المرصد السوري لحقوق الانسان
The Syrian Observatory For Human Rights

Nearly 70 cases documented by SOHR since early 2020 | An alarming rise in the number of babies of unknown parentage in north Syria

In the recent few months the number of abandoned new-born babies has  risen alarmingly in Idlib city and countryside, as many babies, some  just a few hours or days old, were found laying on the roadside, in front of mosques, hospitals, humanitarian organizations’ headquarters or even civilian houses.

 

In a testimony to SOHR, an activist from Saraqeb city in the southern countryside of Idlib and now living in northern Idlib talked about this phenomenon: “for over two years, I have undertaken to document cases related to this phenomenon which has escalated considerably in north Syria, as the number of new-born babies of unknown parentage who were found in 2020 approximated 50, with an average of three to four cases every month. In 2021, this phenomenon did not vanish, as two babies were already found in January, one of whom by the side of the road in Al-Qusur neighbourhood in Idlib city on January 19, while the other was found on the roadside in Ariha city on January 12.”

 

“Poverty is a major reason behind the rising number of babies of unknown parentage. Poor awareness, lack of experience of parents to deal with babies, relationships outside the institution of marriage, early marriage and divorces are also key factors contributing tothis prevalent phenomenon. Some organizations concerned with psychological support and counselling  have to prioritise addressing this phenomenon, the reasons behind it and its impact on the society in general, since it is considered a by-product of the war in Syria,” added the activist.

 

Talking to SOHR about this phenomenon, the growing number of babies of unknown parentage in her town and neighbouring areas, a civilian woman from Maarrat Misrin town in northern Idlib said, “barely one or two months pass without finding a baby at the gate of a mosque in the town or in other areas. Sometimes, residents take the baby and pledge to caring for it. This phenomenon has risen dramatically in the recent months and years, as it was not prevalent before the start of conflict in Syria in 2011. Even for years after the start of the war, such incidents were scarcely documented. There is a number of contributing factors that could be considered:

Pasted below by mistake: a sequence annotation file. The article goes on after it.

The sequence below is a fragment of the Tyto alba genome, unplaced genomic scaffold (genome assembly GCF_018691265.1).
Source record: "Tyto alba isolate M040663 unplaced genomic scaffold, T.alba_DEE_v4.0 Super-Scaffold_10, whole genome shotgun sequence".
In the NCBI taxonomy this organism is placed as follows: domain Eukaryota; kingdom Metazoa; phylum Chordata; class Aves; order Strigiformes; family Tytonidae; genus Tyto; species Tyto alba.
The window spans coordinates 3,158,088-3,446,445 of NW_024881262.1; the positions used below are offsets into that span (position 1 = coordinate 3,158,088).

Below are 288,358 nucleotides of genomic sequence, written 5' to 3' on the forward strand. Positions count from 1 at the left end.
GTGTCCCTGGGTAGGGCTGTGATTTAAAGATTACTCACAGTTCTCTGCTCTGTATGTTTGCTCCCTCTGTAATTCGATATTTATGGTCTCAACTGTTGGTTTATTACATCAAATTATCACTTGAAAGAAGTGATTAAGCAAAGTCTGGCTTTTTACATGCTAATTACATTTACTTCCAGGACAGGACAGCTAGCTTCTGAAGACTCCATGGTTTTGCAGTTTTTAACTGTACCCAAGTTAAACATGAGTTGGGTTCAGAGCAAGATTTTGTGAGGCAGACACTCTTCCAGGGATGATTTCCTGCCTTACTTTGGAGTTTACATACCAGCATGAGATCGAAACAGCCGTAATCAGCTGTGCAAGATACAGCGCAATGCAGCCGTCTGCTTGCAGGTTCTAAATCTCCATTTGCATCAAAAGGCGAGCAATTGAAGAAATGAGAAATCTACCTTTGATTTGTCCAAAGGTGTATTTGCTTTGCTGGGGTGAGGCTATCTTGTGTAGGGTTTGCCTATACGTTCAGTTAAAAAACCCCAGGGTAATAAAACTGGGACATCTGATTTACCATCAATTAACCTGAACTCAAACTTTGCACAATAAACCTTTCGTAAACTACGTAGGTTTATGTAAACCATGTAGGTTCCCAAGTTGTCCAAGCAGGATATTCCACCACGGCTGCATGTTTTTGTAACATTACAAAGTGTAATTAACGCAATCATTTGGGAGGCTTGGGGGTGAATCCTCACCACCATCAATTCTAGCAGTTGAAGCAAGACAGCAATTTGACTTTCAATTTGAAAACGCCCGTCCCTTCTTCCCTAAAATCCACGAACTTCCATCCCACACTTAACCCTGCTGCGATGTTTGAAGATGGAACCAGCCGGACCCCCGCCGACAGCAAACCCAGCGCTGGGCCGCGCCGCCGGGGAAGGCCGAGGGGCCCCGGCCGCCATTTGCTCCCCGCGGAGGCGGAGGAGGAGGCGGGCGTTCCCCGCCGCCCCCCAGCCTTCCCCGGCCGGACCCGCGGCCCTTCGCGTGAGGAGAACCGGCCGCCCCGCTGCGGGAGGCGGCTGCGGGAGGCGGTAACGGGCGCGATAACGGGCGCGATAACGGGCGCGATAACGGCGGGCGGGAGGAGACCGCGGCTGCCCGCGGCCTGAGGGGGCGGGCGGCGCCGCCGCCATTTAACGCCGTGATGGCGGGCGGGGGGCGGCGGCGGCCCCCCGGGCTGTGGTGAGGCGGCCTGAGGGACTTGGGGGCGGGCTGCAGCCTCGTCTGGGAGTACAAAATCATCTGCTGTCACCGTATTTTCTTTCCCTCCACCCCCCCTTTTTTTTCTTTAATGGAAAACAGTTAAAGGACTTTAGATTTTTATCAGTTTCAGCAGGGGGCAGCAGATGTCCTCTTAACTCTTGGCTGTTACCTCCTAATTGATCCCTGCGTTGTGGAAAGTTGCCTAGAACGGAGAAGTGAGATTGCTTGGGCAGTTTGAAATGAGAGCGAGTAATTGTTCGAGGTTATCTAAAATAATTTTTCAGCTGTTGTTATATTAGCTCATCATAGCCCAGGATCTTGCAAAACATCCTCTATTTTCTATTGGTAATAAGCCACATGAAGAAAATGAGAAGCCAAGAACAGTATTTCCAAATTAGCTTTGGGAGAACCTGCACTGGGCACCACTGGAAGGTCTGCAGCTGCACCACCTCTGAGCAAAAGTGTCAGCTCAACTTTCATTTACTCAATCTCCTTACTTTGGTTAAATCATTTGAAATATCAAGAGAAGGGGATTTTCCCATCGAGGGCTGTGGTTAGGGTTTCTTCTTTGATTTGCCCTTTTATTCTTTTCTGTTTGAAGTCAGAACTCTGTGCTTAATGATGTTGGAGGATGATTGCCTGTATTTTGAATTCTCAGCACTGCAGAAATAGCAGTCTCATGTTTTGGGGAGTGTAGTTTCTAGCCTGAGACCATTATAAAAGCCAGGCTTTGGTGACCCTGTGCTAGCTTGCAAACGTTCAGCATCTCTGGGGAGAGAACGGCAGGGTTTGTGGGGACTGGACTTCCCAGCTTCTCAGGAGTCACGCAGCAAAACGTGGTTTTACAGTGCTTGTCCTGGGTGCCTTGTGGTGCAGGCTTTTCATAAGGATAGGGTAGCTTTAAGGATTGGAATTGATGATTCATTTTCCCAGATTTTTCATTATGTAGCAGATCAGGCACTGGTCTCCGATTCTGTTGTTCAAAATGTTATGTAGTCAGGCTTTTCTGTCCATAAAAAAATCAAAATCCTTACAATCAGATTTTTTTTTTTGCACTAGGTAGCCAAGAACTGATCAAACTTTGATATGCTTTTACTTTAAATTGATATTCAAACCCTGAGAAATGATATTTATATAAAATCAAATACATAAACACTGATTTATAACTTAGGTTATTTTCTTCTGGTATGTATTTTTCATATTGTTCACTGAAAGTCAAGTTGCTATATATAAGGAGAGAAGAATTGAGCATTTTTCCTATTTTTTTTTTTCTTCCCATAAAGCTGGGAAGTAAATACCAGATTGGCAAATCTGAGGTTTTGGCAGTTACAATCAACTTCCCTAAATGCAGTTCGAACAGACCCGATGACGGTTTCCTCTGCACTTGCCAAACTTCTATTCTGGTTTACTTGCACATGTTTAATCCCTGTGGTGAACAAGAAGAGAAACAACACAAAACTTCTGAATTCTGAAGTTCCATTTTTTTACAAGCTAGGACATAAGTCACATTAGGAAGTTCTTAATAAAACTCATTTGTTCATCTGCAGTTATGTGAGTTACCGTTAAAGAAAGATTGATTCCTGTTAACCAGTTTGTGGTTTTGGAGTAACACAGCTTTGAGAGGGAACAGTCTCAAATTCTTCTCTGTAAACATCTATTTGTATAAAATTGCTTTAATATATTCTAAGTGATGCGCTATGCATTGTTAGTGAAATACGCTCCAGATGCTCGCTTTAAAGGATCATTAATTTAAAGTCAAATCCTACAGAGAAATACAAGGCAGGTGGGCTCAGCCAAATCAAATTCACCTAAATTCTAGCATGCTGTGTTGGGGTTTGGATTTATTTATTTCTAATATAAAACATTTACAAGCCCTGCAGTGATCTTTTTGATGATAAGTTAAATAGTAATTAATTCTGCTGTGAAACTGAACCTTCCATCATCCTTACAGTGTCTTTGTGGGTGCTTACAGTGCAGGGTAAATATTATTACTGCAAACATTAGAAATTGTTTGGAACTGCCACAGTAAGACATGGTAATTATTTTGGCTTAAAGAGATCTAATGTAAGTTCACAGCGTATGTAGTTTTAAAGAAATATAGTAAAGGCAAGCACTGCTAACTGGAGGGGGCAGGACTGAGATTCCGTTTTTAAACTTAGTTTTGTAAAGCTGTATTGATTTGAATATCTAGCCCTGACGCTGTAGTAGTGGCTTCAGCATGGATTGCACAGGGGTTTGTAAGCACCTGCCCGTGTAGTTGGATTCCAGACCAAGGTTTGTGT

• The overpopulation in northern Syria.

 

  • Poor living conditions of civilian families, especially those living in refugee camps.

 

  • Young people’s rejection of marriage because of poverty and inability to bring up children.

 

However, I see all of these factors do never justify the parent’s abandonment of their children. Workable solutions should be found so that this phenomenon can be eradicated, before there is a large number of babies of unknown parentage.”

 

A psychological and educational counsellor, known by his initials as N.D., has shared his point of view with SOHR: “as this phenomenon is widely prevalent, we deal with real and existing  facts not just hypotheses, so we have to deal carefully with these dramatic changes. Regardless of the reasons which forced the parents to abandon their babies, even if these babies were born outside marriage, all attention should be paid to the babies themselves. These babies should receive appropriate healthcare and get all of their human and social rights as they get older according to private laws that have to be set for such cases, as such babies and children are not to be blamed for being of unknown parentage. In order to put an end to this phenomenon and similar negative phenomena emerging because of  wars and economic hardships, relevant bodies have to work on improving  people’s living conditions and their perspectives through holding seminars to raise awareness of residents regarding this problem. Besides, perfect healthcare and food have to be provided to poor displaced families.”

 

It is worth noting that the Syrian Observatory for Human Rights documented in 2020 nearly 70 incidents of finding new-born babies of unknown parentage in Idlib city and countryside, with nearly 40% of these incidents  documented in Idlib city alone, while the rest of  were documented in other towns and villages, including Ma’saran, Maarrat Misrin, Salqin in the northern countryside of Idlib and Ariha in the southern countryside of Idlib. Most of those babies were found on the roadside and in front of mosques.

 

 

 

 

 

 

 

 

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